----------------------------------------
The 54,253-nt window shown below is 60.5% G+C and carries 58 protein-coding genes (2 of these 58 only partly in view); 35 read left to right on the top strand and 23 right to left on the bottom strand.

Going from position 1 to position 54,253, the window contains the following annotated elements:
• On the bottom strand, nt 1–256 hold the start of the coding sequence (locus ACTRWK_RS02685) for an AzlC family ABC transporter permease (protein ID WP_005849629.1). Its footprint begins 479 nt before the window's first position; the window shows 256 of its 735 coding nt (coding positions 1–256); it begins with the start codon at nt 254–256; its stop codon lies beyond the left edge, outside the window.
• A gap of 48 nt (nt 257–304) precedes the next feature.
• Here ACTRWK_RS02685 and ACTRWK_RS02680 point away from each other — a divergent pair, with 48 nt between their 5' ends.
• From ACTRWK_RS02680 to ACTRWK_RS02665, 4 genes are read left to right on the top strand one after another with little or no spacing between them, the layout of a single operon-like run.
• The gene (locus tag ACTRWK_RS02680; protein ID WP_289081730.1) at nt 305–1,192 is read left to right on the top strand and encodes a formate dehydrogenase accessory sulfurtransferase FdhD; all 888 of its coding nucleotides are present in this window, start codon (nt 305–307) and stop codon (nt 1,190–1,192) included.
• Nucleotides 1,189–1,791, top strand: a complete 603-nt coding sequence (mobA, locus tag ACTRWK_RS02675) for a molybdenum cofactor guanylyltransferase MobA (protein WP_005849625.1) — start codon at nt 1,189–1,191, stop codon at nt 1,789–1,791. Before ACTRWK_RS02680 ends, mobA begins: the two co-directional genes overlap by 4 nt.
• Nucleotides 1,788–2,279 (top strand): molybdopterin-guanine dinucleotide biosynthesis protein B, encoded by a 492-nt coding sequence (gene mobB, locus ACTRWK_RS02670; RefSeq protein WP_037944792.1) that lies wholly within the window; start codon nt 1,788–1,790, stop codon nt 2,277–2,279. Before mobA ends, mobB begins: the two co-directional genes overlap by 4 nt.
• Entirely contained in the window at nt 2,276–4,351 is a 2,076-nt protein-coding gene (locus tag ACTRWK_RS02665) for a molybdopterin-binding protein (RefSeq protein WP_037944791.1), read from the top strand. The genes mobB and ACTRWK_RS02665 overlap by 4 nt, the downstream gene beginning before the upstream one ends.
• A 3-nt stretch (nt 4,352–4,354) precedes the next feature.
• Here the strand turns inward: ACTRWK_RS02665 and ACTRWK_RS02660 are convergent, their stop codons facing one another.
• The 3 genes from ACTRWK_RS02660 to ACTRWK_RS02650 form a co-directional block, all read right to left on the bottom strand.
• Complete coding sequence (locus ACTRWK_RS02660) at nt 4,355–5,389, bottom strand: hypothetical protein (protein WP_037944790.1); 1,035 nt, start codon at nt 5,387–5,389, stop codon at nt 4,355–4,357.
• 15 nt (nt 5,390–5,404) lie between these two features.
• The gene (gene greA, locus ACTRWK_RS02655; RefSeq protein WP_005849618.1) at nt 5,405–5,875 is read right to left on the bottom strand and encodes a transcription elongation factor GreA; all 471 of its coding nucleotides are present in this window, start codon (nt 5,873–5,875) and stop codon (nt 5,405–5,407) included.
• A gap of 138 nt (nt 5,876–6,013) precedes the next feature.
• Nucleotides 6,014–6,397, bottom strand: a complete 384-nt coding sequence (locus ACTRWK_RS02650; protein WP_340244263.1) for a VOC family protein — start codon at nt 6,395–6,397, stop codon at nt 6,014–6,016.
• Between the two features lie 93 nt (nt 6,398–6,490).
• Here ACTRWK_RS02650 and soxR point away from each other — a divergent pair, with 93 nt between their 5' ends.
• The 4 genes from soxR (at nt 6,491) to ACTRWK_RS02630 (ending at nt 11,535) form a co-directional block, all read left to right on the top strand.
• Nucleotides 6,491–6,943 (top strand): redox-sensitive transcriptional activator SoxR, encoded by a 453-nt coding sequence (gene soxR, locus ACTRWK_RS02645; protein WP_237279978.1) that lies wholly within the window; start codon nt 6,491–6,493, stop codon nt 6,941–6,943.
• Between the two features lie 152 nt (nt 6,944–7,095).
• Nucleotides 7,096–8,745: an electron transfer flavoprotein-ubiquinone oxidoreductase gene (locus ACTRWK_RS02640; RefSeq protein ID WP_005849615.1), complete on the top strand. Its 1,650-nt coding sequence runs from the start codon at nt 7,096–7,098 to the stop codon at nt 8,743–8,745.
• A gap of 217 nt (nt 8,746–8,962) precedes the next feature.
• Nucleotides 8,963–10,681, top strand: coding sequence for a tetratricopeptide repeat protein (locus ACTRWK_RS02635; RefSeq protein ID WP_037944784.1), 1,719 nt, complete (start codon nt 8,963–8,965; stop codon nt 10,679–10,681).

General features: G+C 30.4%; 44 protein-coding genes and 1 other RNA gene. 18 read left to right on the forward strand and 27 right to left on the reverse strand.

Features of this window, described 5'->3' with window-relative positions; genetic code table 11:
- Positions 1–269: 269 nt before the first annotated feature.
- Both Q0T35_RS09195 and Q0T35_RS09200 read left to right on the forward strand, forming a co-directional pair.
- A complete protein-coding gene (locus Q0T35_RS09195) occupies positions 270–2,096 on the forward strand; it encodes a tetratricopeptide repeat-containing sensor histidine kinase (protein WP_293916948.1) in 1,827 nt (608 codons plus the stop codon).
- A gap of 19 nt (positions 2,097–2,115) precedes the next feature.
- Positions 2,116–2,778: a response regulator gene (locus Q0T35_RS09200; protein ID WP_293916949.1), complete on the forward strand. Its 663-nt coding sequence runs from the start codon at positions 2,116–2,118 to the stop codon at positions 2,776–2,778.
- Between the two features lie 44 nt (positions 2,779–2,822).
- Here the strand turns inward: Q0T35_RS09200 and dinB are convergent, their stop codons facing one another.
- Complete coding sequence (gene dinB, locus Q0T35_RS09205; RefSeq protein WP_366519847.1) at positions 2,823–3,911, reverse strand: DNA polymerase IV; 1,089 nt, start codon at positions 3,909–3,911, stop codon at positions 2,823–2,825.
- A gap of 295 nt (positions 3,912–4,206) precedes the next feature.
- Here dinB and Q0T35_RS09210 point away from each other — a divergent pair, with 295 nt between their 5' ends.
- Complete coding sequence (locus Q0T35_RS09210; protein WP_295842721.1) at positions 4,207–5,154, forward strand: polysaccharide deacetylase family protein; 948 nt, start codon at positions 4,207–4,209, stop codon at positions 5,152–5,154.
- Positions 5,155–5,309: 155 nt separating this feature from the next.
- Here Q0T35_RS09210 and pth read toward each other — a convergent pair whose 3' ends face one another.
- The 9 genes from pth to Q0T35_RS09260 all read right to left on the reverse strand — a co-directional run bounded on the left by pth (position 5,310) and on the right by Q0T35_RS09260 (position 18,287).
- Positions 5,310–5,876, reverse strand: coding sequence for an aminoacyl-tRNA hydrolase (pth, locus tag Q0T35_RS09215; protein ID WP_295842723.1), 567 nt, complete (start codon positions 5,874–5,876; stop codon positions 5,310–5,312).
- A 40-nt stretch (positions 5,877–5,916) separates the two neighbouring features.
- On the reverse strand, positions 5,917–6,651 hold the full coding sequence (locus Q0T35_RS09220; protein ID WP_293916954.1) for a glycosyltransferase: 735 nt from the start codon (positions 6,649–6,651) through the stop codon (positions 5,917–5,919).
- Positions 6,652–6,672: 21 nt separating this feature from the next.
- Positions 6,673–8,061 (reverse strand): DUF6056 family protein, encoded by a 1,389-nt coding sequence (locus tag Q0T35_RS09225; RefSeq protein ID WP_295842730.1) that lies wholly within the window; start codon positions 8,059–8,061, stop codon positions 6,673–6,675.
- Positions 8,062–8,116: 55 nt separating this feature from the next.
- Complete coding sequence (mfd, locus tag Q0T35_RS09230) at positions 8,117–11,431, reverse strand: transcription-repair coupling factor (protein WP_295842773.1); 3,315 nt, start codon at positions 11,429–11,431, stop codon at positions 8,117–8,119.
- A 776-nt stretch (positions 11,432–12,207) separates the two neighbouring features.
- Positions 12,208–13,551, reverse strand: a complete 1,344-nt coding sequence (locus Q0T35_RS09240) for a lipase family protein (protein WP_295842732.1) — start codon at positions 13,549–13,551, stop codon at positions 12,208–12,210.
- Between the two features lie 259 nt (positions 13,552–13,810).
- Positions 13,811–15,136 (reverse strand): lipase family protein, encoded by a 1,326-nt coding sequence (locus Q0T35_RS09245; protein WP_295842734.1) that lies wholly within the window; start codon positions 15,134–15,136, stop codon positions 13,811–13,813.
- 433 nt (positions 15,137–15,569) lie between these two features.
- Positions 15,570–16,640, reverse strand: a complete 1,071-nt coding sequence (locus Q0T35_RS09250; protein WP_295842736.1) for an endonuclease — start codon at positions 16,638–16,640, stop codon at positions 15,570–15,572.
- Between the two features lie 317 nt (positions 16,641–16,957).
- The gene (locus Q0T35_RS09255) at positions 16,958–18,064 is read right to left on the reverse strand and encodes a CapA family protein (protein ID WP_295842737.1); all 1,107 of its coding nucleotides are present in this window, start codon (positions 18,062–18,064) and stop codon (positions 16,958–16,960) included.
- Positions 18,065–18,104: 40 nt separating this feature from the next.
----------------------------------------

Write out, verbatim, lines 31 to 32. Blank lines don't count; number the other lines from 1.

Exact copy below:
- A complete protein-coding gene (locus Q0T35_RS09195) occupies positions 270–2,096 on the forward strand; it encodes a tetratricopeptide repeat-containing sensor histidine kinase (protein WP_293916948.1) in 1,827 nt (608 codons plus the stop codon).
- A gap of 19 nt (positions 2,097–2,115) precedes the next feature.